Conquest castles, celts, cakes, cawl, sheep, St David, daffodils, Davy Gam, Dylan Thomas, rarebit, rebels, leeks and us. They’ve even got a dragon on their flag. This isn’t Westeros, its Wales boyo. We’re holidaying in south west Wales, with rain coats at the ready guarding us against the accidental spittle of unpronounceable place names. We’ve driven past villages that sound like you need your tongue cutting off and a bad nasal tone to pronounce, Sat-Nav started to melt trying to interpret place names. Not bad for a language where there are seven vowels in the alphabet, none of which I can pronounce without a verbal accident.
We’ve placed ourselves in South West Wales, near Kidwelly, and through our online brochure, booked a static home by the beach. In real life, this is a mouldy caravan by a muddy estuary that a night-time has the thermal equilibrium to rival that of Pluto’s frozen ice mountains. That’s still a step up from Royal Air Force accommodation, I should know, I was stationed near here temporarily some years ago.
It does allow us though, to go extreme dog walking and explore the Gower peninsula and the Pembrokeshire coastline. We’re not far from Carmarthen, the supposed birthplace of the wizard Merlin from Arthurian legend, though we cannot find anything magical about the place. We’re across the bay from the lovely village of Laugharne where Dylan Thomas lived in his boathouse, but between here and there, it’s an alien landscape filled with boulders, lugworm mounds and dead jellyfish.
Gower starts just past Swansea, the graveyard of ambition, at a placed called the Mumbles, presumably called because the local Welsh rebels were moaning about regular incursions into the lands by their oppressive English overlord rulers; these days it’s me and tourists.
What Gower does have is stunning expanses of scenic and sandy beaches. Rhossili beach (£4 for parking all day), voted Britain’s best beach, a 3 mile long stretch of glorious sand proving that time on the beach with your dog is never wasted. The promontory Worm’s Head, or ‘Wurm’ meaning dragon, as it was named by Viking invaders, thought it resembled a sea serpent. Not so sure about that but it is a pretty panoramic sight. The producers of Doctor Who thought so too when they filmed here (episode entitled New Earth). Don’t let that put you off, the climb down to the beach will do that for you when it kills your calf muscles.
If Kidwelly Castle seems familiar, then it may be because it was a location in Monty Python and the Holy Grail where Arthur and Patsy saddle up to their destination in the very first scene just after the titles. They say that first impressions count, a castle on your doorstep certainly says something and if I was a medieval bad ass, I’d be building something like this. portcullis and murder holes are a definite must-have when looking for our next home.
Set on high ground with natural defence using the river Gwendraeth, its got great views of Kidwelly killing fields when in 1136. the warrior Princess Gwenllian led her army against the Lord of Kidwelly, got captured and her head cut off. Supporters of Owain Glyndwr, the rebellious Welsh prince who led the Welsh revolt against the english in the war of independence, led an attack against the castle but it never fell. It doesn’t cost a fortune (£4), is dog friendly, helpful staff and you can climb steep stone steps to the top.
A visit to south west Wales isn’t complete without a few scrambles along The Pembrokeshire coastline. We pass yet another castle, I suppose you need something to keep the rebels in line, the imposing Pembroke Castle along the way, where Henry Tudor was born, later becoming Henry 7 after killing the King in the Car Park Richard 3 at Bosworth in 1485 and winning his crown, and make our way to Marloes Sands. Marloes has a sandy surf of clean seas, beach and cliffs. Layers of upturned sharp shale, sandstone and silurian stratified layers make it a geologists dream.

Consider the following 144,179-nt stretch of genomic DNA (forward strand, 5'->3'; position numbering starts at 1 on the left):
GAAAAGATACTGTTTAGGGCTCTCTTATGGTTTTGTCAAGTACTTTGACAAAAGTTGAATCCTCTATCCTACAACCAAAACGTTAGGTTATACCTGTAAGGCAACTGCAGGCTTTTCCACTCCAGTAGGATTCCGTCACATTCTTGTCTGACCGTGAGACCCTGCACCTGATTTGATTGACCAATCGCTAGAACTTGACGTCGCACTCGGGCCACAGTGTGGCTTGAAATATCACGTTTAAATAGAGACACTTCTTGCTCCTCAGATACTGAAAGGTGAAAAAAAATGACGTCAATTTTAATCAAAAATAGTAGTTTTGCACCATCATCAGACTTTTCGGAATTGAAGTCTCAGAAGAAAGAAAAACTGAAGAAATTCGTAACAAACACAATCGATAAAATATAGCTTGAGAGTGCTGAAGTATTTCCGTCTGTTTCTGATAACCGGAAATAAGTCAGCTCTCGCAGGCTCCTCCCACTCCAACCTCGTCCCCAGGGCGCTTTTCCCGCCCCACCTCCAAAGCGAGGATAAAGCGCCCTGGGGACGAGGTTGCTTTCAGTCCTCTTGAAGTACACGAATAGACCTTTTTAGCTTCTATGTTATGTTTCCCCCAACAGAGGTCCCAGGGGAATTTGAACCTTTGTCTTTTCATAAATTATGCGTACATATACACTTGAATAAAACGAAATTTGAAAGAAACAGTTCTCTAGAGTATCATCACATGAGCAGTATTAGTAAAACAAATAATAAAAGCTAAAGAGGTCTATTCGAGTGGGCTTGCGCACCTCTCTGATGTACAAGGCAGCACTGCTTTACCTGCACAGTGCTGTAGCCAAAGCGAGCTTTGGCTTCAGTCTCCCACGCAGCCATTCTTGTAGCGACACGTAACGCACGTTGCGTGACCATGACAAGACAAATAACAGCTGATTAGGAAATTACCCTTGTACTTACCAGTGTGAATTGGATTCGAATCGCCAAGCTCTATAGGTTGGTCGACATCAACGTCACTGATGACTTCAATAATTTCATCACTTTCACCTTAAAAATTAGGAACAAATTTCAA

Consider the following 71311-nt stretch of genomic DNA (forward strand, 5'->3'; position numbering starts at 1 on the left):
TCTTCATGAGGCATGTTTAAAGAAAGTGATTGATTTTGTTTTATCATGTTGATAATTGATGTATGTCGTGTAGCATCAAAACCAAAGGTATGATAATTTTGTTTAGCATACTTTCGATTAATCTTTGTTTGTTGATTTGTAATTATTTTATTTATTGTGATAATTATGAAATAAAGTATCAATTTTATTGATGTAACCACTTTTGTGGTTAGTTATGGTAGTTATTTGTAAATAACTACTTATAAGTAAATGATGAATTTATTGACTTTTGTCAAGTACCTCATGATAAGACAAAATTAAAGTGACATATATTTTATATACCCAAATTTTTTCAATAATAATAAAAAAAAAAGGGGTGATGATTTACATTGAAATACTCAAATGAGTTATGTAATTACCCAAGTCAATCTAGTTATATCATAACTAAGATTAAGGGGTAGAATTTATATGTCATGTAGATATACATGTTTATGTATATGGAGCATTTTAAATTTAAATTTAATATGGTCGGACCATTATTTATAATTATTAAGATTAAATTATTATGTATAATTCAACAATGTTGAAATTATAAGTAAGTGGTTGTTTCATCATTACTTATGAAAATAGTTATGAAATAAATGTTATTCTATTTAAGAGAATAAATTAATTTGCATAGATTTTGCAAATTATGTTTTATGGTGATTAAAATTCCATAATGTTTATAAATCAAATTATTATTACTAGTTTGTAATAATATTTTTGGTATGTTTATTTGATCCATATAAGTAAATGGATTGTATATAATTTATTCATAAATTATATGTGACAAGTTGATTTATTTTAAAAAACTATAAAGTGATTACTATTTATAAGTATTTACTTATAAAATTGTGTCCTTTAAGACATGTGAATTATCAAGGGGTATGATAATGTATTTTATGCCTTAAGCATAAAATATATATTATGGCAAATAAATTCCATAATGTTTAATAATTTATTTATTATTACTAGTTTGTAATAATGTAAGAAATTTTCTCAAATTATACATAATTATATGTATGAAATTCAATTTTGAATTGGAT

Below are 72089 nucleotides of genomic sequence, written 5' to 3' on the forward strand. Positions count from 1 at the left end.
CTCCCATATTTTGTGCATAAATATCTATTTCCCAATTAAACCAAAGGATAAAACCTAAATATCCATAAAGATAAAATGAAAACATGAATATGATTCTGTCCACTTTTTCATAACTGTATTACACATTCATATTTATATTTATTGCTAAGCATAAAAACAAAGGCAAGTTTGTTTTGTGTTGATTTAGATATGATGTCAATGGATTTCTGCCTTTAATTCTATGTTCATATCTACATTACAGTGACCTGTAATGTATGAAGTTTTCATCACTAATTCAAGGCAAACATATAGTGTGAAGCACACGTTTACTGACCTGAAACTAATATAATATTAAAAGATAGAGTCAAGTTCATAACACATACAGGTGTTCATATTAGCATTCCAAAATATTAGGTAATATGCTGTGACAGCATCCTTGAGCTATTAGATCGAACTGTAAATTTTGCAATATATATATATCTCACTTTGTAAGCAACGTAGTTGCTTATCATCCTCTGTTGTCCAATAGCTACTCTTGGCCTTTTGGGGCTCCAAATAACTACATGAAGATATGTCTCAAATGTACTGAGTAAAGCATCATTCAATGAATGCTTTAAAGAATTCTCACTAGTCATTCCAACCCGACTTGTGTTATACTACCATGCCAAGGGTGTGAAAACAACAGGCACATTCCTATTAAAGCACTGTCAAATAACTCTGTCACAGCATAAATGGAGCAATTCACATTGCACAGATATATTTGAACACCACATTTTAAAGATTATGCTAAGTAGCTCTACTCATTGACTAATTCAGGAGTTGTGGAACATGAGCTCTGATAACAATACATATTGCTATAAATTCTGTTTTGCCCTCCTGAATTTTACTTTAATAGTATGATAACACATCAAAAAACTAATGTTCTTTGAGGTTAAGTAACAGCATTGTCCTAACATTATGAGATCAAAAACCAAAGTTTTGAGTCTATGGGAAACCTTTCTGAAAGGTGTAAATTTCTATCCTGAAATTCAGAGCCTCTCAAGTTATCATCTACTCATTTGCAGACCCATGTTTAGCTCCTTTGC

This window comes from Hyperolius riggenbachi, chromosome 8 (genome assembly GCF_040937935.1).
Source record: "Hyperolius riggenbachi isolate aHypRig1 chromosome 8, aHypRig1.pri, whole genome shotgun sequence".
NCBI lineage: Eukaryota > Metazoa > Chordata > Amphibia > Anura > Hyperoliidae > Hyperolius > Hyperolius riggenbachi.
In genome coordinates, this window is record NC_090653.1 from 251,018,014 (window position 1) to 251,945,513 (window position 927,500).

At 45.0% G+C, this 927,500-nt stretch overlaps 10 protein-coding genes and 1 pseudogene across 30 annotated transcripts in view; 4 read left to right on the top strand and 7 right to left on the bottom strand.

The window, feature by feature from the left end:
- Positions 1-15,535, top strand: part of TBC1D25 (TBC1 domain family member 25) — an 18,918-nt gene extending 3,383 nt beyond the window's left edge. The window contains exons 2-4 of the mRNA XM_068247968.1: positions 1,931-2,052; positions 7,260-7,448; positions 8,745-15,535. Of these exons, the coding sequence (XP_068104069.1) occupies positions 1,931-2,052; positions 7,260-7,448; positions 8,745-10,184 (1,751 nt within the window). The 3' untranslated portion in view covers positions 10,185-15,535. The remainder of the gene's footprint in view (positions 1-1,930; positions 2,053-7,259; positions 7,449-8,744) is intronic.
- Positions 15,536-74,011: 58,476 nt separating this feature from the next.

It’s nice to soak up the sun and gaze over the surf to the islands of Skomer, Skokholm and Grassholm while munching on soggy sea-sprayed sand-blasted sandwiches while our salty sea dog Lord Nelson goes mad from snorting seawater.
Further down the coast we visit the 800 years old structure that is St Govan’s Chapel, wedgied into the crags of the cliff above a stormy sea, presumably to avoid the bucket and spade brigade. The only thing disappointing is that we didn’t have to duck to avoid the Apache A10 attack helicopter as depicted by the public information leaflet. Turns out that this place is part of the MOD Castlemartin Range.
Along St Bride’s Bay, we divert to Newgale beach and Solva before reaching St Davids. Britain’s smallest city founded by the Welsh patron saint himself in 550. You can go in the church but expect glaring looks off the god squad bouncers on the door directing your gaze to the ‘charity’ tin.
Then it’s off to St David’s Peninsula, the most windswept westerly point in Wales for more extreme dog walking by Whitesands beach. Wielding our walking boots in South west Wales along the Pembrokeshire coast we can see seals swimming in the sea and horses harassing us, dragonflies but no dragons. The horses aren’t the only thing up here that’s wild. I need to be careful, Sam is in no mood for another Monster Megalithic Monument Tour, but yet again, we’ve stumbled across Carreg Coetan Arthur Dolmen, a neolithic burial chamber around 6000 years old. I really mean stumble as well, we’re knackered.
We finally make it back to the car park only for me to fail; a fat man in his forties falling flat on his face trying to leap and avoid paying 20p for the gents. Another one to add to the database of pain. I’ll be one of those old folk you hear about dying after suffering complications from a fall, but at least it wasn’t tumbling down a Pembrokeshire cliff. Next time anyone ask for a penny for my thoughts, I’ll charge ’em 20p and recite back that memory.